There are two PS4s in my house. I often share games. There is a well worn system in my house that often has one of us playing a game and the other to play when the other isn’t. When I buy a physical game, sharing is really important to me. Digital versions prohibit me from that. If I go for a digital game, it’s mine and it isn’t sure being shared throughout my house. If there was some sort of location recognition to allow sharing within a household on different machines that’s be great. Until then, digital games are mine. Unfortunately, digital games cost the same as physical games. I’m less likely to drop that money on a digital game, when I can go halfsies on a two physical games.
Pro: No physical collection.
If your house goes up in flames and you only have time to save a few things. With digital games all you have to do is grab your console and controllers and you’re set. There’s no need to worry about grabbing a massive physical collection. You’d be able to keep all your games, no issue. Even if your house doesn’t catch fire, which I hope it doesn’t, by having digital games you can avoid the clutter of an amassing video game collection. Sure, sometimes it’s nice to see a massive collection of the games you played. And with physical games you’re more likely to play them because they stare at you longingly. That said, physical collections can start collecting dust. Even if you play multiple games at a time, you can only play so many at once. At some point the game will just sit on a shelf and go no where.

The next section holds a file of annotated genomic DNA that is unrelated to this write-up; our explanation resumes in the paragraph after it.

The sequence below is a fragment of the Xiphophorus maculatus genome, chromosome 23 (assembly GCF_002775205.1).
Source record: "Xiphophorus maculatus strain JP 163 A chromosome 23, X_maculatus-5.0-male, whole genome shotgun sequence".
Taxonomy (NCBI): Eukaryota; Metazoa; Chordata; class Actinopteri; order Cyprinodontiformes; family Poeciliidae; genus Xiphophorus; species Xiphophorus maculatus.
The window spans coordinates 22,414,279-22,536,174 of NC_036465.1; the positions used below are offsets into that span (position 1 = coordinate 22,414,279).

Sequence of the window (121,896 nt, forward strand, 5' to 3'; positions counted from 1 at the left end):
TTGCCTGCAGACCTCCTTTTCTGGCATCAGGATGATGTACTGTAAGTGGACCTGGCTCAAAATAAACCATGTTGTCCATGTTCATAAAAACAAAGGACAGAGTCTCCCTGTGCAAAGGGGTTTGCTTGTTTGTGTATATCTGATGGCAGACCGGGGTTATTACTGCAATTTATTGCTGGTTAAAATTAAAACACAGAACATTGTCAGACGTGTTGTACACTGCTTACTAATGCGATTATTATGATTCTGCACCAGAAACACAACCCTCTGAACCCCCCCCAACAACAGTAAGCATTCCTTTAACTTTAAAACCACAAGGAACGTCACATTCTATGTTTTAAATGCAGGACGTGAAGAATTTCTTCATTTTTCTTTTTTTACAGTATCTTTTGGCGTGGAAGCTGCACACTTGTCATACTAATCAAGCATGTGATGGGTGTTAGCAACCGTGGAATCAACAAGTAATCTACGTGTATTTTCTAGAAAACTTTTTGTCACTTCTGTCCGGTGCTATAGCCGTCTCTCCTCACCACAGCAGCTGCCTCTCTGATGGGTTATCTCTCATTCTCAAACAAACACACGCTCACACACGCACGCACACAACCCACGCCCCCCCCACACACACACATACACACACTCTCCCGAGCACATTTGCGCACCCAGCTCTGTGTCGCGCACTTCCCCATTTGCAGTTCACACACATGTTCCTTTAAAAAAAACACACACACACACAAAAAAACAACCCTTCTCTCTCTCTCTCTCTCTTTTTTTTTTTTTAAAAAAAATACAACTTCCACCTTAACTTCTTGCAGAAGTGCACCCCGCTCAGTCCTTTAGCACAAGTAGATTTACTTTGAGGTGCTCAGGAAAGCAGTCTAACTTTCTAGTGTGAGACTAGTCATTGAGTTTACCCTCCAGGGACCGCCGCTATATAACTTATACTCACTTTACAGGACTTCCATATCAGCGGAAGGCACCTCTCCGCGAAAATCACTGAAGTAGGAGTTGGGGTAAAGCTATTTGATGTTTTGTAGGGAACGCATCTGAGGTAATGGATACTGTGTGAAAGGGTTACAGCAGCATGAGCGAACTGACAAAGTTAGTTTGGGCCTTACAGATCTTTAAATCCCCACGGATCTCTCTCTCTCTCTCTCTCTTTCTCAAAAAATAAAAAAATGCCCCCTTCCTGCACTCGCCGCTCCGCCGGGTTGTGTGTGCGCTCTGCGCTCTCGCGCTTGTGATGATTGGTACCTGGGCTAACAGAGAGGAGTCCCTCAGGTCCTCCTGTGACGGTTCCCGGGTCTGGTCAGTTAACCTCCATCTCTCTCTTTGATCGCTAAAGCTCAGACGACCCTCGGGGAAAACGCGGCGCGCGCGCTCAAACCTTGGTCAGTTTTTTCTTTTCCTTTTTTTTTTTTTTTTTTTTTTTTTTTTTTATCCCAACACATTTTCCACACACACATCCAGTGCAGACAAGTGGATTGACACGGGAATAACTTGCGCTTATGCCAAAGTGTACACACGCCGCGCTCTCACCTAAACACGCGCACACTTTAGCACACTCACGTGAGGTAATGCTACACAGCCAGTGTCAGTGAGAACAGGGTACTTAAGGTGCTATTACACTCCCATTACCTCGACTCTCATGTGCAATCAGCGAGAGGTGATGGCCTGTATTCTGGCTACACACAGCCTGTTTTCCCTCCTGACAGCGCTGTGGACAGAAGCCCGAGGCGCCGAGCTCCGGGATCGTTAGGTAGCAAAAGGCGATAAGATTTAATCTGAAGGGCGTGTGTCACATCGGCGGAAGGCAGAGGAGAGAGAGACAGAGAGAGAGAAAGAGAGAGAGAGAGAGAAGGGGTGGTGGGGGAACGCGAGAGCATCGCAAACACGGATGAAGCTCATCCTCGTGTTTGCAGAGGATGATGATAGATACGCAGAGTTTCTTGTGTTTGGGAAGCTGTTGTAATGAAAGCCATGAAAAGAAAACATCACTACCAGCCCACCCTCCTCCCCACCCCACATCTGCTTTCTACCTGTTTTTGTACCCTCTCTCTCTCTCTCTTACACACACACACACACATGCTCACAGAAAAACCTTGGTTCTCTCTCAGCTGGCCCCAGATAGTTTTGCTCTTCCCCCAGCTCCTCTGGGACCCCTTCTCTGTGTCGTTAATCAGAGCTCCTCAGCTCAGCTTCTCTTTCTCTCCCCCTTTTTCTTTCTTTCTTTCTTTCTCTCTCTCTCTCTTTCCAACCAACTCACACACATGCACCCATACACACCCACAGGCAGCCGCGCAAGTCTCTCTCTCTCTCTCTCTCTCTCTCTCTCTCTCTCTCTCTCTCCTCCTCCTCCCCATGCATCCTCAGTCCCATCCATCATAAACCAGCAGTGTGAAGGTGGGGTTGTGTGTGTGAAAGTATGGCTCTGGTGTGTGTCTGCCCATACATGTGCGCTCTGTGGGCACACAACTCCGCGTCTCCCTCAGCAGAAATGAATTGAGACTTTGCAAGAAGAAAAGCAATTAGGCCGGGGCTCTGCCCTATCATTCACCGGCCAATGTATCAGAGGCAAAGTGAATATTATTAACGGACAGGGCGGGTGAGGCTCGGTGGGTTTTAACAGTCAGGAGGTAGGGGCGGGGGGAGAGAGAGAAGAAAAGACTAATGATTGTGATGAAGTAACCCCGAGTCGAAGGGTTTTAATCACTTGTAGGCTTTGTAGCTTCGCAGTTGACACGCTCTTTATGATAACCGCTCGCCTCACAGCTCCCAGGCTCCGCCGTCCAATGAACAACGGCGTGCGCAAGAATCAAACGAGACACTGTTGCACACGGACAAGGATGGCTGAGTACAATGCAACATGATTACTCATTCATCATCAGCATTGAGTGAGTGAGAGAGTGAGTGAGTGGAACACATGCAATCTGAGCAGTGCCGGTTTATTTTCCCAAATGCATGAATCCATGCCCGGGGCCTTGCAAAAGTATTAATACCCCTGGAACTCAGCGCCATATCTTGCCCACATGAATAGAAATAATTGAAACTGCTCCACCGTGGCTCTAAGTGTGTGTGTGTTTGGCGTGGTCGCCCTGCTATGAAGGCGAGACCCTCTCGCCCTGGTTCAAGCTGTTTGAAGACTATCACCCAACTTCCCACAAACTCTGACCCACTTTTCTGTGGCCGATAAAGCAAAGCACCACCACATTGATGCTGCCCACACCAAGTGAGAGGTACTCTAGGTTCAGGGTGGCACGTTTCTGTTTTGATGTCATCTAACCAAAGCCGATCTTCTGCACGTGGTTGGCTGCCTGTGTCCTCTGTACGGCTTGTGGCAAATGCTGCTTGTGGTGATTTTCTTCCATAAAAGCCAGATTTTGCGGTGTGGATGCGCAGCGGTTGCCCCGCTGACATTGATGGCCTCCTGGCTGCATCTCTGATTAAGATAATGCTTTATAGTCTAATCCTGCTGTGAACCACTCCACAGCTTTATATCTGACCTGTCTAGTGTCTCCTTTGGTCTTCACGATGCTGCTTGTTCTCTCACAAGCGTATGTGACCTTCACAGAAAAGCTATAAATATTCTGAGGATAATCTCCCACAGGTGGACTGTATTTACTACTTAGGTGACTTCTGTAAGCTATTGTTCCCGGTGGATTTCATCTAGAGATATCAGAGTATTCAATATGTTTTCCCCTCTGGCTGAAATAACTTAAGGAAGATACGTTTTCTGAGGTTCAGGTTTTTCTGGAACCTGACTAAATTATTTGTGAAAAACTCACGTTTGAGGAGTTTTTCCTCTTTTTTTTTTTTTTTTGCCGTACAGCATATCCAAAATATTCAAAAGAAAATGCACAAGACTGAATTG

Con: Digital Hoarding
I am a victim of this and I’m pretty sure that most people are to if they chose to admit it. With digital games, it’s so easy just to not play it. Once you’ve downloaded it, it’s there for you to play, whenever. Since getting Playstation Plus, the number of games I have has ballooned. Any game that I ever had even remote interest in gets downloaded and added to my queue. When there are small games and free games and sales, sometimes it’s hard to resist. The result end result is digital hoarding. I have so many games that I only have vague interest in taking up space on my console. And that’s the truth, until I run out of space, some of these games will just sit there. And heck, I could eventually just get a bigger hard drive rather than deleting the game I know I will never play because of a maybe.
Con: Not owning the game.
There is something to be said for having a physical copy. If it breaks, you’re SOL. But if it stays in tact, you have access to the game as long as you have a console that will run it. When your game is digital if anything happens to the game you can download it again. it’s at your fingers. That also means that if for whatever reason the servers which your game is hosted on is decommissioned, you can never download that game again. In most cases, this isn’t an issue. Once you download a game it’s there for your to use. However relying on a possibly shoddy internet connection to first download it or if you delay downloading the game, you can get burned. It isn’t a very high likelihood, but it is a possibility. I wanted to avoid saying DRM, but that’s what it is.
Do you prefer digital or physical games? What was the last digital game you purchased.